Ecological Gentrification in Response to Apocalyptic Narratives of Climate Change: The Production of an Immuno-political Fantasy

Earl Harper*

*Corresponding author for this work

Research output: Contribution to journalArticle (Academic Journal)peer-review

7 Citations (Scopus)
122 Downloads (Pure)


Anxieties over the potential impacts of climate change, often framed in apocalyptic language, are having a profound but little-studied effect on the contemporary western urbanscape. This paper examines the ways in which current theorisations of 'Ecological Gentrification' express only half the process, describing how green space is used for social control, but not how ecology is used as a justification regime for such projects. As urbanites seek out housing and living practices which have a lower environmental impact, urban planners have responded by providing large-scale regeneration of the urbanscape. With the demand for this housing increasing, questions of inequality, displacement and dispossession arise. I ask whether apocalyptic anxiety is being enrolled in the justification regimes of these projects to make them hard-to-resist at the planning and implementation stages. The paper shows that in capitalizing on collective anxiety surrounding an apocalyptic future, these projects depoliticize Subjects by using the empty signifier of ‘Sustainability’ leading them into an immuno-political relationship to the urbanscape. This leaves Subjects feeling protected from both responsibility for and the impacts of climate change. Ultimately this has the consequence of gentrification coupled with potentially worsening consumptive practices, rebound effects and the depoliticization of the environmentally conscious urbanite.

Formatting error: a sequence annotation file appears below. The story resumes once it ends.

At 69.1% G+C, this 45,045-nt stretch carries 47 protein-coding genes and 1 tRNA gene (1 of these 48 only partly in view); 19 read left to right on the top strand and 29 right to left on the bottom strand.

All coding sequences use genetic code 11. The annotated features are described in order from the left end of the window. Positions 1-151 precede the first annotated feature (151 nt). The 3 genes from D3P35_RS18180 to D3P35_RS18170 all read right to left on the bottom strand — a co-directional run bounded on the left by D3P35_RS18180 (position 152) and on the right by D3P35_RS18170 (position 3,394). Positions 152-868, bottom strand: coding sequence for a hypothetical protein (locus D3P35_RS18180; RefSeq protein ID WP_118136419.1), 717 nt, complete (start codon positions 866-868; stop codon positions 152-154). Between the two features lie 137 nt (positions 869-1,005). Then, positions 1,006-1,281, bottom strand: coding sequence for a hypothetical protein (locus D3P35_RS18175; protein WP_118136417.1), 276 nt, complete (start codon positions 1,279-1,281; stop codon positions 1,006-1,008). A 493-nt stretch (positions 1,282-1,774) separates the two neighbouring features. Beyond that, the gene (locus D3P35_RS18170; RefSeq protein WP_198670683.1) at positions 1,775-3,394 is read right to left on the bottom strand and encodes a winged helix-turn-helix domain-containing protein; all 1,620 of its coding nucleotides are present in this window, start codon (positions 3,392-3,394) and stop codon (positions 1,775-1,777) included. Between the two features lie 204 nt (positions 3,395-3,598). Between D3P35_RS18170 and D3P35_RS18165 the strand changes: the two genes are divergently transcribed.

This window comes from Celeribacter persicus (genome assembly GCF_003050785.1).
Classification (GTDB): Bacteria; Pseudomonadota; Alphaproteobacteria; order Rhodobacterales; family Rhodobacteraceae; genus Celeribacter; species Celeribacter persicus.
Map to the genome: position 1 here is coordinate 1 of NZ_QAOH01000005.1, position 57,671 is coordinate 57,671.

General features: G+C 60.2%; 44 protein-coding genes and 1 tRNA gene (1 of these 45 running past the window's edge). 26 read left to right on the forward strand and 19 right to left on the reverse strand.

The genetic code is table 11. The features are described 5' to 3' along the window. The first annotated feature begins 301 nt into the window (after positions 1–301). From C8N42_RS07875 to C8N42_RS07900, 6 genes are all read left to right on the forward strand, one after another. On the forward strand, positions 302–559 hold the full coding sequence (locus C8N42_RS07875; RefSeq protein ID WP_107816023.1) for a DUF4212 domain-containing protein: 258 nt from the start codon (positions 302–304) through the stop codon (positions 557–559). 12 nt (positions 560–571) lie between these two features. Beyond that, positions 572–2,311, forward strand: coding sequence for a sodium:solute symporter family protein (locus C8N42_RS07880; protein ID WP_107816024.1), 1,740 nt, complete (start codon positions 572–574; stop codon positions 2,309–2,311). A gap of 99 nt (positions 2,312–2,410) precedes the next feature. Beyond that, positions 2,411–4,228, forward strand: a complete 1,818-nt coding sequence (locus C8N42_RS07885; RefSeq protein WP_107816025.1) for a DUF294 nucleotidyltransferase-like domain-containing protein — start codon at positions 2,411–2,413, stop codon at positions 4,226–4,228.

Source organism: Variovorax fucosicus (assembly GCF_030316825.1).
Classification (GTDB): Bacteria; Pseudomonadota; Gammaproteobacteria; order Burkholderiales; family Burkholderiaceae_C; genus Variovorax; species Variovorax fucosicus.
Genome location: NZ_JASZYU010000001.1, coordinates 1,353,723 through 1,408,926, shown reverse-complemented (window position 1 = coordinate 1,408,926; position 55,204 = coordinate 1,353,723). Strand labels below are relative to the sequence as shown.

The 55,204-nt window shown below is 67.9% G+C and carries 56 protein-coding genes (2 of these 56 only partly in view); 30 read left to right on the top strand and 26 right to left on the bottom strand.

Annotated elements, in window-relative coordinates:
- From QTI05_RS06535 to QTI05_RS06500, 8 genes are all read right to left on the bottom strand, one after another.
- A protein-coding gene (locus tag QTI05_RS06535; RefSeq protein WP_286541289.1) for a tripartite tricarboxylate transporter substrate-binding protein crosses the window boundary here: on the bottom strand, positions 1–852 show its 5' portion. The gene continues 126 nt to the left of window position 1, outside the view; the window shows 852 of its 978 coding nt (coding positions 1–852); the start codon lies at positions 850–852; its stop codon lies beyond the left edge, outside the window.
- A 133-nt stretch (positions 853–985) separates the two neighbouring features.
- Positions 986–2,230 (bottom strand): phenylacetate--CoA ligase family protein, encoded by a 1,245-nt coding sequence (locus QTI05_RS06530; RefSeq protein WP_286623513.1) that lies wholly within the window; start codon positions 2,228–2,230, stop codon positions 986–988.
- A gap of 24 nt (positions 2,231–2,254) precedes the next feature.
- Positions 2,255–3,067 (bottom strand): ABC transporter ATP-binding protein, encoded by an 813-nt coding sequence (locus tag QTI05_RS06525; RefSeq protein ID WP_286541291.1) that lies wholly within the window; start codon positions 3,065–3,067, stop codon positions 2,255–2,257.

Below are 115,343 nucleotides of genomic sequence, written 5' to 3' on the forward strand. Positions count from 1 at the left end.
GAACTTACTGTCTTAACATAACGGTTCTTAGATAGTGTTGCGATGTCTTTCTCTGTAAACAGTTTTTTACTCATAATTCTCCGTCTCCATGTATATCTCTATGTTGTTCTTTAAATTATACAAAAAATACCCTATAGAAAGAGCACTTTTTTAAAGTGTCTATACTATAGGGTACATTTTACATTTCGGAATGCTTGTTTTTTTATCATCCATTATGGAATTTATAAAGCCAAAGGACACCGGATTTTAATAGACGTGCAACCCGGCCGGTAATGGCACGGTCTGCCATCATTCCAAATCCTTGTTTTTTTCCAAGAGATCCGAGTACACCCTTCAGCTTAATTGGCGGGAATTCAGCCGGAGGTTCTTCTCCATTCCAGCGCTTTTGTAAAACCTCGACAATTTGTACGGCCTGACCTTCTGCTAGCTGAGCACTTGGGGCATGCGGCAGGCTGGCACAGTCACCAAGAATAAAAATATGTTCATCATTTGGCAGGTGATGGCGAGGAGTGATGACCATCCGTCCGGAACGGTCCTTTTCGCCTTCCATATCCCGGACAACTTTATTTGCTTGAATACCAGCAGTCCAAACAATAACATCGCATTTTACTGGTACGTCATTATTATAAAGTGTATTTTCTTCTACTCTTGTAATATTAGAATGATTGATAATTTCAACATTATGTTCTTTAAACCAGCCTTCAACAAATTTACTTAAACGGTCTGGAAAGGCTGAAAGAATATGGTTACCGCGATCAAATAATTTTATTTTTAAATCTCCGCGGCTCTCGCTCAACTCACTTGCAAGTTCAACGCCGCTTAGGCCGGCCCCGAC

Original languageEnglish
Pages (from-to)55-71
Number of pages17
JournalInternational Journal of Urban and Regional Research
Issue number1
Early online date28 Oct 2019
Publication statusE-pub ahead of print - 28 Oct 2019


  • Ecological Gentrification
  • Apocalypse
  • Climate Change
  • Immunopolitics
  • post‐politics
  • psychoanalysis
  • fantasy
  • London
  • community
  • immunity


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